Call 919-744-3861 for expert advice on applying for college and financial aid — College representatives from across the state are taking your calls at 919-744-3861 (or 919-744-3869 for Spanish speakers). Get free advice on applying for college and making financial aid work for your family.
Published: 2010-02-13 10:45:00
Updated: 2010-02-14 15:22:32
Posted February 13, 2010
Updated February 14, 2010
Raleigh, N.C. — Warmer weather Saturday melted much of the snow, but cold temperatures overnight could create more problems Sunday morning.
There could be some freezing overnight, WRAL meteorologist Kim Deaner said, as temperatures dip into the lower 20s.
"We are expecting a very cold night, so black ice could be a problem overnight and Sunday morning," Deaner said. "Give yourself plenty of time to get where you are going on the roadways."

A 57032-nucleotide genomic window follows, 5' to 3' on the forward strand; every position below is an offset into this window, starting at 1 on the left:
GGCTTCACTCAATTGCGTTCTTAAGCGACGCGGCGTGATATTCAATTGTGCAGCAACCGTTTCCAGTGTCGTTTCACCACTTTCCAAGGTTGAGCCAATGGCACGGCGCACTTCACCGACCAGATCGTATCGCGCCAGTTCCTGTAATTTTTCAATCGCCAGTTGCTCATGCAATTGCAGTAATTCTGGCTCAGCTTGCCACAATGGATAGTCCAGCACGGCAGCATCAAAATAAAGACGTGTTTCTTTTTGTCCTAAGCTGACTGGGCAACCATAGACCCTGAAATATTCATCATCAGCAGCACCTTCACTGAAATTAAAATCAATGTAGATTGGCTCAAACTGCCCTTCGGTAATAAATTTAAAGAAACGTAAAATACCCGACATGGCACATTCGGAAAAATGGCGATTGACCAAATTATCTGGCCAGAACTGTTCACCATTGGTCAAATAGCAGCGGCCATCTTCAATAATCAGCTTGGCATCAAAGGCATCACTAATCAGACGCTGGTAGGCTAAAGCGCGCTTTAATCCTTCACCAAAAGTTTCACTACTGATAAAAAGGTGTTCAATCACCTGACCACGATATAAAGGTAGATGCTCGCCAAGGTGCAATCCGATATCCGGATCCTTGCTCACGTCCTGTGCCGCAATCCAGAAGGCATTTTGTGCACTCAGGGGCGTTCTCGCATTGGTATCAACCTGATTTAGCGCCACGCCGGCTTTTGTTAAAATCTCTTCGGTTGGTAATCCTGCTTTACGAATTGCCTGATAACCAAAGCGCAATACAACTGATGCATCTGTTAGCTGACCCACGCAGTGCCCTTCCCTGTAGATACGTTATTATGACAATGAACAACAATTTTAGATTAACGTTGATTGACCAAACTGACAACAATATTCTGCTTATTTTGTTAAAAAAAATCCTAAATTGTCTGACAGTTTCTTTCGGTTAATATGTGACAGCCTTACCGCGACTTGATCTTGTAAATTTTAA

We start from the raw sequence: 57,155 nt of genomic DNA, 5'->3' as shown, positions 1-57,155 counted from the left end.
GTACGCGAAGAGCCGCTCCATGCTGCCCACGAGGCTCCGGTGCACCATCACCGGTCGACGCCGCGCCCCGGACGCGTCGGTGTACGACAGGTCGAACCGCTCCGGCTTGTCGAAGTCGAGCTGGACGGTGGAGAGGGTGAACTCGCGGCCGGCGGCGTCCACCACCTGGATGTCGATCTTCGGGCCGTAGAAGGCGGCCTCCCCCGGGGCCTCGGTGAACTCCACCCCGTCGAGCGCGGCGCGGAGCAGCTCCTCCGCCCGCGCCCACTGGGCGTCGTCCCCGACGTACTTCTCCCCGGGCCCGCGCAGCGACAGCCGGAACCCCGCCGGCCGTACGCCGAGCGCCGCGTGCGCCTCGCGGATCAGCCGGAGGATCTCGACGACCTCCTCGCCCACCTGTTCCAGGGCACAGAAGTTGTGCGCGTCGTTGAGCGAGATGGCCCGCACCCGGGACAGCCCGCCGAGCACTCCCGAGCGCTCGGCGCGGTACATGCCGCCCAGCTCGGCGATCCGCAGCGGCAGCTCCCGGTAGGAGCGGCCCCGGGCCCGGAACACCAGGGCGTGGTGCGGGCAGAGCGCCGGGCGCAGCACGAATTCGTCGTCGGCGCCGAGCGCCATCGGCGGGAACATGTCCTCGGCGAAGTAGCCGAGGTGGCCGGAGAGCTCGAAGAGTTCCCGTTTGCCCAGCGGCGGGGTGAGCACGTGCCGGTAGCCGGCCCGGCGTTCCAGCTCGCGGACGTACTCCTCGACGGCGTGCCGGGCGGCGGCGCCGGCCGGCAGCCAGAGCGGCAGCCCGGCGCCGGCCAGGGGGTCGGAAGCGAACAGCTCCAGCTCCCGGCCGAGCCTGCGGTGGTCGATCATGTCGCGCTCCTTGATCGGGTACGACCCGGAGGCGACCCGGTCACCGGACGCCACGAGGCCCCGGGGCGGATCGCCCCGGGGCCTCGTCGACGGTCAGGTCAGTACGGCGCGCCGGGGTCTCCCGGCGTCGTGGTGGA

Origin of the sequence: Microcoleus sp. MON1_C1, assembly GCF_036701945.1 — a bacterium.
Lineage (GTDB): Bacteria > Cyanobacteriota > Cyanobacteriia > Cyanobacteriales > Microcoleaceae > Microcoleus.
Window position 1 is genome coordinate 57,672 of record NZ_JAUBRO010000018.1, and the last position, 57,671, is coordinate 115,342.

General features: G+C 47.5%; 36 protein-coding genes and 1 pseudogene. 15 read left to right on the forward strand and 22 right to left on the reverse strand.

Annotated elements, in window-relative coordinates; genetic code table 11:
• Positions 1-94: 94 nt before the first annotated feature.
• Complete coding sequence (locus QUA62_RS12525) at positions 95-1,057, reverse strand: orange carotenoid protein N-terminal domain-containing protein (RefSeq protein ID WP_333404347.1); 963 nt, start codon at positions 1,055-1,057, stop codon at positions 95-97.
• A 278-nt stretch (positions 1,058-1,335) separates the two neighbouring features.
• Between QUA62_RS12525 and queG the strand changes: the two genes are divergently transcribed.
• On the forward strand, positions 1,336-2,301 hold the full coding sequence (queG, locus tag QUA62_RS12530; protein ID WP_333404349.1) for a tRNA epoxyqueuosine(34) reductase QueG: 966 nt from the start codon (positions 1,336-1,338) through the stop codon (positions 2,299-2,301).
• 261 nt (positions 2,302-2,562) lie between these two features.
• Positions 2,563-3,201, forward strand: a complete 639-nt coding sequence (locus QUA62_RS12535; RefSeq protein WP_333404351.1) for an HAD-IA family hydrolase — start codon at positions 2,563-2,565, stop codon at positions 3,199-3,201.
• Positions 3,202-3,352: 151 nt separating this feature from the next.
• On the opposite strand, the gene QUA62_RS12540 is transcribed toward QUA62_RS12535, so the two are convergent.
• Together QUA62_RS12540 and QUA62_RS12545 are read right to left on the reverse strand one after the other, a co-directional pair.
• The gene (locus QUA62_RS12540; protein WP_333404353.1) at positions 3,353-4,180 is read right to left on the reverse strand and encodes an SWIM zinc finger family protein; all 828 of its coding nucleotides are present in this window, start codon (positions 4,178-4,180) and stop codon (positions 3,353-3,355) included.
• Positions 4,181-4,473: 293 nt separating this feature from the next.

Black ice is the term for thin, clear ice that forms over black road surfaces as melting water flows across them and temperatures sink back below 32 degrees. It can be nearly impossible for drivers to see.
Due to the threat of black ice, the National Weather Service has put 31 counties east from Forsyth County to Currituck County under a winter weather advisory. The advisory runs until noon Sunday.
Black ice is most likely to develop on residential and less-frequently traveled roads or stretches that are shaded or hilly. By mid-morning, warmer temperatures will start to melt any ice.
The rest of Sunday will be partly cloudy and slightly warmer, with a high in the low 40s.
"There will be plenty of sunshine to melt what is left of the snow," Deaner said.
The next weather system will roll in Monday.
Deaner said that there will be a chance for periods of heavy to moderate rain Monday afternoon. However, no snow accumulation is expected, and temperatures will stay in the high 30s to the low 40s.
After the rain on Monday, the rest of the workweek looks clear with temperatures in the 40s.